Associated species include Richardia scabra, Croton glandulosus, Ambrosia artemisifolia, Datura stramonium, Phytolacca, Amaranthus, Cyperus, Passiflora, Rubus, Ilex, Baccharis, Myrica, horsemint, morning glory, and evening primrose.[2]


S. carolinense has been observed to flower and fruit April through November with peak inflorescence in May.[2][4]

Seed dispersal

This species is thought to be dispersed by consumption by vertebrates.[5]

Fire ecology

S. carolinense dominated the canopy coverage on herbicide-treated plots during the first year after treatment.[6] Populations have been known to persist through repeated annual burning.[7]

Herbivory and toxicology

Solanum carolinense has been observed to host bee species such as Bombus impatiens (family Apidae), beetles such asDiabrotica undecimpunctata (family Chrysomelidae), and plant bugs from the Miridae family such as Lygus lineolaris and Spanagonicus albofasciatus.[8] It is an important summer food for bobwhites.[9]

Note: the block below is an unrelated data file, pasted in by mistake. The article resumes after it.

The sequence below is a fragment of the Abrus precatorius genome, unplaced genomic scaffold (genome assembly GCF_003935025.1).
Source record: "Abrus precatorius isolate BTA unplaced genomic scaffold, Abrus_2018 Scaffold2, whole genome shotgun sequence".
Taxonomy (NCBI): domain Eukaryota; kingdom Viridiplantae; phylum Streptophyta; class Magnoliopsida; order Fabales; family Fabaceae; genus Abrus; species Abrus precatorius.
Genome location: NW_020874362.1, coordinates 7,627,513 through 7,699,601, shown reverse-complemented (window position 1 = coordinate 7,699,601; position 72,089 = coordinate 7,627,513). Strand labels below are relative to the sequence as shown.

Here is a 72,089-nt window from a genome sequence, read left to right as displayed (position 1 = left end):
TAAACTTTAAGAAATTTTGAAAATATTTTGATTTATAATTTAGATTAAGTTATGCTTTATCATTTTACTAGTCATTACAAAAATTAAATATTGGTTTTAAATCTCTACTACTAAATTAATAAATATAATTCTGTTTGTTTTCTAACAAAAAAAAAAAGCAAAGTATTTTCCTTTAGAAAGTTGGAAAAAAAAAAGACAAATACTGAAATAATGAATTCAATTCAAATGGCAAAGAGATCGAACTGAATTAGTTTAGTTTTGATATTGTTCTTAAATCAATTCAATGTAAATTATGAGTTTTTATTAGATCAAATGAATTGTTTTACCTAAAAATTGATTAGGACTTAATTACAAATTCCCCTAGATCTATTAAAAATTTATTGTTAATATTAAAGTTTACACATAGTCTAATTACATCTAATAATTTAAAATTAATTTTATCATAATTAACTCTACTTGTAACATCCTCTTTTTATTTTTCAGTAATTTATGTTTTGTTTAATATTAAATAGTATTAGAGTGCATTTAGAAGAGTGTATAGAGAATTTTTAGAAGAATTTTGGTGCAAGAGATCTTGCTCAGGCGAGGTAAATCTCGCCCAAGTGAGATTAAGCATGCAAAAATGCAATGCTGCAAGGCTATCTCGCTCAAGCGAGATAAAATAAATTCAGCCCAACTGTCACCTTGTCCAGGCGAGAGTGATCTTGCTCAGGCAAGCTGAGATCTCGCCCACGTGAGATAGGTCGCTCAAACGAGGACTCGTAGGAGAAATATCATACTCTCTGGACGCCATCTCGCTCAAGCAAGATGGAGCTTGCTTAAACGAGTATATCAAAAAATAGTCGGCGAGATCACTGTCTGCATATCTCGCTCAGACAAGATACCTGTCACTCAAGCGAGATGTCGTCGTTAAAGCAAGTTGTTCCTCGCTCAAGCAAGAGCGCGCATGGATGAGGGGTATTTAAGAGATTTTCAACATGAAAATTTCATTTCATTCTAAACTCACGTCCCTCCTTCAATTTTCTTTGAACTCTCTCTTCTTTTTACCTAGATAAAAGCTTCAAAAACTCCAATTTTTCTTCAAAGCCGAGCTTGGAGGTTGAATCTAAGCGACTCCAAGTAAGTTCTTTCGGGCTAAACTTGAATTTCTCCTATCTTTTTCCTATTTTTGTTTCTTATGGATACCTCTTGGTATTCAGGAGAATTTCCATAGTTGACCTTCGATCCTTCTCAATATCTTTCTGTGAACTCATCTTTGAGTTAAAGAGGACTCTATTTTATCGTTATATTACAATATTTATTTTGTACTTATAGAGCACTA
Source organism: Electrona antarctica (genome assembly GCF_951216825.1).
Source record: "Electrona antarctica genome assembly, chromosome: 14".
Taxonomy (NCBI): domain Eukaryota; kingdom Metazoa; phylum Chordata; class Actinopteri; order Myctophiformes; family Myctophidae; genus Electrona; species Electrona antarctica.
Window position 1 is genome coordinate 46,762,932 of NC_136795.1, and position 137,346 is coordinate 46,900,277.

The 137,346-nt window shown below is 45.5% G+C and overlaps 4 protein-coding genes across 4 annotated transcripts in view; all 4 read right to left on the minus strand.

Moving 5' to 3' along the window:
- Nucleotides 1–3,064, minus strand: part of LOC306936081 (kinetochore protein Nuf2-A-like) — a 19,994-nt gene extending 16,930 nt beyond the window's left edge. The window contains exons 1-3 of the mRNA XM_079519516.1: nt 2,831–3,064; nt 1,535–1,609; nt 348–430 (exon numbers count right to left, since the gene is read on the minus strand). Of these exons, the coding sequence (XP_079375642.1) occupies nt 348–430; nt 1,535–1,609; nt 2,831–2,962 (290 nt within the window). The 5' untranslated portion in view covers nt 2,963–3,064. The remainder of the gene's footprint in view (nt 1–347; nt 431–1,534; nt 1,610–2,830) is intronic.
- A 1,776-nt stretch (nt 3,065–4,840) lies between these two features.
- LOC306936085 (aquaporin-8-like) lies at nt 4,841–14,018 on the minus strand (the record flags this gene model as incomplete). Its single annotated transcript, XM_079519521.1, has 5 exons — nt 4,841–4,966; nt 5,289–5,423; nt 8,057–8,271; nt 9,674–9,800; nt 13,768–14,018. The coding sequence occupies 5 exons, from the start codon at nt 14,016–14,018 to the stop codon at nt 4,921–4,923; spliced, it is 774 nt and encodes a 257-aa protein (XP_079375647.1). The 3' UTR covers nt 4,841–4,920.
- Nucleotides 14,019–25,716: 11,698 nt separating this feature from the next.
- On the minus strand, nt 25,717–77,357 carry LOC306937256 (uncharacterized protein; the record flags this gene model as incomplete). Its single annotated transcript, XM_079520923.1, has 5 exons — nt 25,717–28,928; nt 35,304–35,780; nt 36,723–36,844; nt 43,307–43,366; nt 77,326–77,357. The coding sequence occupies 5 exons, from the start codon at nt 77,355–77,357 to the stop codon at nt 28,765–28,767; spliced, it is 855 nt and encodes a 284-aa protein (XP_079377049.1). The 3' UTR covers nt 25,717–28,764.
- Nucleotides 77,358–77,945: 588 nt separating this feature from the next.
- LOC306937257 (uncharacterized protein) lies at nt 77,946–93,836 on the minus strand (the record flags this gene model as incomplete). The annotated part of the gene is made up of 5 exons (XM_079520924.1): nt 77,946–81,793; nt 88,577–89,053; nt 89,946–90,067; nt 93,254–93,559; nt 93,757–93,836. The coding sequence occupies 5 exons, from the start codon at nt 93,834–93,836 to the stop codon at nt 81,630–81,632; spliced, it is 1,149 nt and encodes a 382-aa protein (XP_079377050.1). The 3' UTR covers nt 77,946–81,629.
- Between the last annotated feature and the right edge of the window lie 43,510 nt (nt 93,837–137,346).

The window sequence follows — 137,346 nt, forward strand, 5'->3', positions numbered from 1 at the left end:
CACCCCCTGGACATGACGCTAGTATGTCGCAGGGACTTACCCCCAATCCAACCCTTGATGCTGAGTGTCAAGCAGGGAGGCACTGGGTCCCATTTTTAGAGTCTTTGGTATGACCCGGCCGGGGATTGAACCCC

Conservation, cultivation, and restoration

Cultural use

The plant has a variety of uses, and in early America was used as a daily tetanus treatment. The berries can be used for pain relief, anxiety, and promote urination. The entire plant is used for epilepsy, asthma, bronchitis, and seizure treatment. The root of the plant can be considered a sedative.[10]

Photo Gallery

References and notes

  1. 1.0 1.1 Radford, Albert E., Harry E. Ahles, and C. Ritchie Bell. Manual of the Vascular Flora of the Carolinas. 1964, 1968. The University of North Carolina Press. 932. Print.